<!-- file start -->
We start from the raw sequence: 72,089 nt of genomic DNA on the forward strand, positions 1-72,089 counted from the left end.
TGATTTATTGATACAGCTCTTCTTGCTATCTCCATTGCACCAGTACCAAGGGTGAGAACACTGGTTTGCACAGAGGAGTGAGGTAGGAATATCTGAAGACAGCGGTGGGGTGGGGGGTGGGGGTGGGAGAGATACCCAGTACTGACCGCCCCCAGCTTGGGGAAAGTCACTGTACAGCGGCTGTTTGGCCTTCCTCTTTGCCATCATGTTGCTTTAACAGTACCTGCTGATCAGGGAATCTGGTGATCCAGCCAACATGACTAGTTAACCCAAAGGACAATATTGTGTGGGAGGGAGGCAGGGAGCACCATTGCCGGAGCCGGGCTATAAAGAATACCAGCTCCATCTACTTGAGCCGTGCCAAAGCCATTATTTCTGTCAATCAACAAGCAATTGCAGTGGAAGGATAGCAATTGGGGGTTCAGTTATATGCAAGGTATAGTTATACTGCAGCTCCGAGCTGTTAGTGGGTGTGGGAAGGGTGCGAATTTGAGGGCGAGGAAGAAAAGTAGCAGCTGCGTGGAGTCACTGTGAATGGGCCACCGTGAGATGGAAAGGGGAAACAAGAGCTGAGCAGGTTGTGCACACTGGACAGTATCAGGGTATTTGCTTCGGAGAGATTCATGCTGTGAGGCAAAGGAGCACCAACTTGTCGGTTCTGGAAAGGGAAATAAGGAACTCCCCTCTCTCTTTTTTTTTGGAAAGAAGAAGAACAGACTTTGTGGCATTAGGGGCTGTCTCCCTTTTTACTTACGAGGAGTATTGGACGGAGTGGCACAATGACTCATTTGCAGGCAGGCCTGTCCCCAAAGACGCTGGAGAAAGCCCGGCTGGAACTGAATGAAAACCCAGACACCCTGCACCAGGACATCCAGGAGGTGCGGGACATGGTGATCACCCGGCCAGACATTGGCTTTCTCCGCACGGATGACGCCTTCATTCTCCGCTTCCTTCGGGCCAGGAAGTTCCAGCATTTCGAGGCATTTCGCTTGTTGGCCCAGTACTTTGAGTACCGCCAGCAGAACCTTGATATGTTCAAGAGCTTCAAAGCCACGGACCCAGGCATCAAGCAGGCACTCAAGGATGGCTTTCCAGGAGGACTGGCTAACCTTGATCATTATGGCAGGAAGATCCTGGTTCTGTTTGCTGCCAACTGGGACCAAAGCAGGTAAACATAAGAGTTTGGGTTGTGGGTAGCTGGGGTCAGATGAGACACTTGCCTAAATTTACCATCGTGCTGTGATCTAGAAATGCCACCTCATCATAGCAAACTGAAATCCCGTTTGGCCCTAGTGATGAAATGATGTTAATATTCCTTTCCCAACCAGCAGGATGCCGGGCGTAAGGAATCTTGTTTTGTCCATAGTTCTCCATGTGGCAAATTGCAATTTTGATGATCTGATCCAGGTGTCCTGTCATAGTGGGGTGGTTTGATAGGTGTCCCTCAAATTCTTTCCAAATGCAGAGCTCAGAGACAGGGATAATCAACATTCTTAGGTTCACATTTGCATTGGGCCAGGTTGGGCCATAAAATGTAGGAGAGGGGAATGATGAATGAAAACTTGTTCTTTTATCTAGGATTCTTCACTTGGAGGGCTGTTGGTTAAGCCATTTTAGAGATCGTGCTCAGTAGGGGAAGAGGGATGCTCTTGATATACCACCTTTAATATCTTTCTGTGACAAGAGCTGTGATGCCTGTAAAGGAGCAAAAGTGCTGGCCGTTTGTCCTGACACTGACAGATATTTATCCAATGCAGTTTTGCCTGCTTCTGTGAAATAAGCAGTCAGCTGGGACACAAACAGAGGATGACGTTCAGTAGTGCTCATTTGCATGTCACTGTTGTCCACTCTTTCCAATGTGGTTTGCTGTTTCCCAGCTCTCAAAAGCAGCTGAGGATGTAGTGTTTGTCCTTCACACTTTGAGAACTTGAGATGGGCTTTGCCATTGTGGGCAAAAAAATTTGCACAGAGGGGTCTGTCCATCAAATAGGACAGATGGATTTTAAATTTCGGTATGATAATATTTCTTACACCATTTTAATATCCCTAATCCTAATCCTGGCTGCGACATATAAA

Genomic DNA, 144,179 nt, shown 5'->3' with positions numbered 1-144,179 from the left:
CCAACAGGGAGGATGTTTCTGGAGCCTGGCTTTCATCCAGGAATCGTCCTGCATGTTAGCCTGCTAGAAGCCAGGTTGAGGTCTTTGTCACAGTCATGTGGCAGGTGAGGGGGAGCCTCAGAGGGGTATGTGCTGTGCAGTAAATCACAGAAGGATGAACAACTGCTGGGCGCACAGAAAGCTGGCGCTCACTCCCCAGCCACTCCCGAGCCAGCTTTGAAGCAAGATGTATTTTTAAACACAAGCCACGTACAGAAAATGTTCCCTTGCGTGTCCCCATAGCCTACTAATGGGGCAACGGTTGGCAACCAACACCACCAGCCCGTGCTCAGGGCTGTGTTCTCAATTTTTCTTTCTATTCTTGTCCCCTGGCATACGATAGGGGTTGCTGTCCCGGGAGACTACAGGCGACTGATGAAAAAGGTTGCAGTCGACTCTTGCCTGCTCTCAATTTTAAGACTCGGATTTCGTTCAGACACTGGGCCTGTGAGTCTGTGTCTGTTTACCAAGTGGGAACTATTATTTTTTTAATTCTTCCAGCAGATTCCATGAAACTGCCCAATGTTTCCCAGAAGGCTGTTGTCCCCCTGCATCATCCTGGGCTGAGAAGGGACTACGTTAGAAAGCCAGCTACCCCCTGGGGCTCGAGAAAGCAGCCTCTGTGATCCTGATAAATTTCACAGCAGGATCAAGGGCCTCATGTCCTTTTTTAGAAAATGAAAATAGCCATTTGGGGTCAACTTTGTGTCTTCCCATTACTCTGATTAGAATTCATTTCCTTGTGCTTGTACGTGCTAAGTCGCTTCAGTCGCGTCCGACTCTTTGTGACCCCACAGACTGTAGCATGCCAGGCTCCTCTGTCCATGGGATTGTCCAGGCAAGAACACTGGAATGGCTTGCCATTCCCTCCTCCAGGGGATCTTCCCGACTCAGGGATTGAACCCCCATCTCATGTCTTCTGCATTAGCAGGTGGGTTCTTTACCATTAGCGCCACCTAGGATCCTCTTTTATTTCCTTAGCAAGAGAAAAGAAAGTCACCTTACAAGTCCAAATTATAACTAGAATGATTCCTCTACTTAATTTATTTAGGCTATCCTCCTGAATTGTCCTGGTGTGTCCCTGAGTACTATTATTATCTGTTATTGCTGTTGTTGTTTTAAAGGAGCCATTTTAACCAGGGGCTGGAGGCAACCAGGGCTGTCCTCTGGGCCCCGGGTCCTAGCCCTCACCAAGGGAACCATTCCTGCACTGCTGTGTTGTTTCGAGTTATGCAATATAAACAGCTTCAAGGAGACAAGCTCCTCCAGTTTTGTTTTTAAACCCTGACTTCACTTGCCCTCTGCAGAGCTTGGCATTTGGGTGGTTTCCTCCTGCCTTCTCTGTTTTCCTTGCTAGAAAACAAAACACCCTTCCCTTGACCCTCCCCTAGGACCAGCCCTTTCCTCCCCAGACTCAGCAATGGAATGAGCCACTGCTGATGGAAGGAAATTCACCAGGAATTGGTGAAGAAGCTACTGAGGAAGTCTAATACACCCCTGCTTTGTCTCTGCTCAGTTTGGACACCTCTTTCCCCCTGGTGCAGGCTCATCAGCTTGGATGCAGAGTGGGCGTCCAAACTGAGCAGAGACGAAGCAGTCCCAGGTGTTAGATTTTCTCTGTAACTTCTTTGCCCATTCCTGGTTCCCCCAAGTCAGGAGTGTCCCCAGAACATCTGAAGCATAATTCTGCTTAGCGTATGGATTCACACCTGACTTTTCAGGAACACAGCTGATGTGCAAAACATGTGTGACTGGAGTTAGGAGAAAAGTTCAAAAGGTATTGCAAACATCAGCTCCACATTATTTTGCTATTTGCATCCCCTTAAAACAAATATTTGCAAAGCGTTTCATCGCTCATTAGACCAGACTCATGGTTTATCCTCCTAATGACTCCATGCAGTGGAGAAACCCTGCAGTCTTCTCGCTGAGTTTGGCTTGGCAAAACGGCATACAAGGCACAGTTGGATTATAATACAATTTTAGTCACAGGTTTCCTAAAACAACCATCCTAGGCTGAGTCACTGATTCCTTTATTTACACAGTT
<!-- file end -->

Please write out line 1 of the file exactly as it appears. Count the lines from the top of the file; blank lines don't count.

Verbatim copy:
We start from the raw sequence: 72,089 nt of genomic DNA on the forward strand, positions 1-72,089 counted from the left end.